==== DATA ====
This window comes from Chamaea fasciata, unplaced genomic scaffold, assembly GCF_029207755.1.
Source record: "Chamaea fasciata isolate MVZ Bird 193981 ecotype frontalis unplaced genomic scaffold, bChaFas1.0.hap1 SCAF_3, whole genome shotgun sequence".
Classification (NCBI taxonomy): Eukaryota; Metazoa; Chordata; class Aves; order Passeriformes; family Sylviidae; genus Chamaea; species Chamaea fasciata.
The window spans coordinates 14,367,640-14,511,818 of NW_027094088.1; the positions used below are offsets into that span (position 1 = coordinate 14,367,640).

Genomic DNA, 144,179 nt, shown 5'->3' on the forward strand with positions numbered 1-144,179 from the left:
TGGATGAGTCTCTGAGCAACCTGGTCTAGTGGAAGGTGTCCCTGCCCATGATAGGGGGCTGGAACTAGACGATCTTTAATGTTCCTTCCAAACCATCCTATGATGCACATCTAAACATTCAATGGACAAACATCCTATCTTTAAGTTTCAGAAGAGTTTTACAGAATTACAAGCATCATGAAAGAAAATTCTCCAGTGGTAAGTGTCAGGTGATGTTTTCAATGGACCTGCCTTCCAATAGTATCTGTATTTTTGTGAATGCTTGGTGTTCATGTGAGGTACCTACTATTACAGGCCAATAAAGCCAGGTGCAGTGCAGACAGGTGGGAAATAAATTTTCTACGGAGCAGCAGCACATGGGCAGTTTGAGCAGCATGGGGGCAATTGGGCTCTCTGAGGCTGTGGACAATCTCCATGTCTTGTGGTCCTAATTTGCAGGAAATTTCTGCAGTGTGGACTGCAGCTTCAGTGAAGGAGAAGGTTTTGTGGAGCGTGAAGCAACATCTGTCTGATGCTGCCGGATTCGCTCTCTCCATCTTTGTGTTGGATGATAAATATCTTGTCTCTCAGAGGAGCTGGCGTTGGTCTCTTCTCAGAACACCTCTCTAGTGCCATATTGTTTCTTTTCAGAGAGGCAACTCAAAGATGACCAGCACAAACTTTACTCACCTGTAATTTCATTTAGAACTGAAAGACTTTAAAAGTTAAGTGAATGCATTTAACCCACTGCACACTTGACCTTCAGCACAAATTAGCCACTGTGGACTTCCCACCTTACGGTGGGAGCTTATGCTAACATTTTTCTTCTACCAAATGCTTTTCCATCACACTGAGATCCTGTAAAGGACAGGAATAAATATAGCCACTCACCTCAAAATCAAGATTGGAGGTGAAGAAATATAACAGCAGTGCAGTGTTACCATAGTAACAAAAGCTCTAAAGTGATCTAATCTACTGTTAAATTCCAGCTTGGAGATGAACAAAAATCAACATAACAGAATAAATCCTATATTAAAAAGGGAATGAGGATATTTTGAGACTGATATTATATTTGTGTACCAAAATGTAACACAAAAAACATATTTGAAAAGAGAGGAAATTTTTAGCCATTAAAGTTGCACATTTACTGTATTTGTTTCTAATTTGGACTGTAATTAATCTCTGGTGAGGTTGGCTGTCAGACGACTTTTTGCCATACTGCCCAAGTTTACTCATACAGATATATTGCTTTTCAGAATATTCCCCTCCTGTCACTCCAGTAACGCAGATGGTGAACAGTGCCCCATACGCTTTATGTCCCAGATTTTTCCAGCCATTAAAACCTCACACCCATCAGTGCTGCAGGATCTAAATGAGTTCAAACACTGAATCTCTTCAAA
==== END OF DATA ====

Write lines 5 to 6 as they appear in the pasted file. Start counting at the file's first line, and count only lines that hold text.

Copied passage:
Genomic DNA, 144,179 nt, shown 5'->3' on the forward strand with positions numbered 1-144,179 from the left:
TGGATGAGTCTCTGAGCAACCTGGTCTAGTGGAAGGTGTCCCTGCCCATGATAGGGGGCTGGAACTAGACGATCTTTAATGTTCCTTCCAAACCATCCTATGATGCACATCTAAACATTCAATGGACAAACATCCTATCTTTAAGTTTCAGAAGAGTTTTACAGAATTACAAGCATCATGAAAGAAAATTCTCCAGTGGTAAGTGTCAGGTGATGTTTTCAATGGACCTGCCTTCCAATAGTATCTGTATTTTTGTGAATGCTTGGTGTTCATGTGAGGTACCTACTATTACAGGCCAATAAAGCCAGGTGCAGTGCAGACAGGTGGGAAATAAATTTTCTACGGAGCAGCAGCACATGGGCAGTTTGAGCAGCATGGGGGCAATTGGGCTCTCTGAGGCTGTGGACAATCTCCATGTCTTGTGGTCCTAATTTGCAGGAAATTTCTGCAGTGTGGACTGCAGCTTCAGTGAAGGAGAAGGTTTTGTGGAGCGTGAAGCAACATCTGTCTGATGCTGCCGGATTCGCTCTCTCCATCTTTGTGTTGGATGATAAATATCTTGTCTCTCAGAGGAGCTGGCGTTGGTCTCTTCTCAGAACACCTCTCTAGTGCCATATTGTTTCTTTTCAGAGAGGCAACTCAAAGATGACCAGCACAAACTTTACTCACCTGTAATTTCATTTAGAACTGAAAGACTTTAAAAGTTAAGTGAATGCATTTAACCCACTGCACACTTGACCTTCAGCACAAATTAGCCACTGTGGACTTCCCACCTTACGGTGGGAGCTTATGCTAACATTTTTCTTCTACCAAATGCTTTTCCATCACACTGAGATCCTGTAAAGGACAGGAATAAATATAGCCACTCACCTCAAAATCAAGATTGGAGGTGAAGAAATATAACAGCAGTGCAGTGTTACCATAGTAACAAAAGCTCTAAAGTGATCTAATCTACTGTTAAATTCCAGCTTGGAGATGAACAAAAATCAACATAACAGAATAAATCCTATATTAAAAAGGGAATGAGGATATTTTGAGACTGATATTATATTTGTGTACCAAAATGTAACACAAAAAACATATTTGAAAAGAGAGGAAATTTTTAGCCATTAAAGTTGCACATTTACTGTATTTGTTTCTAATTTGGACTGTAATTAATCTCTGGTGAGGTTGGCTGTCAGACGACTTTTTGCCATACTGCCCAAGTTTACTCATACAGATATATTGCTTTTCAGAATATTCCCCTCCTGTCACTCCAGTAACGCAGATGGTGAACAGTGCCCCATACGCTTTATGTCCCAGATTTTTCCAGCCATTAAAACCTCACACCCATCAGTGCTGCAGGATCTAAATGAGTTCAAACACTGAATCTCTTCAAA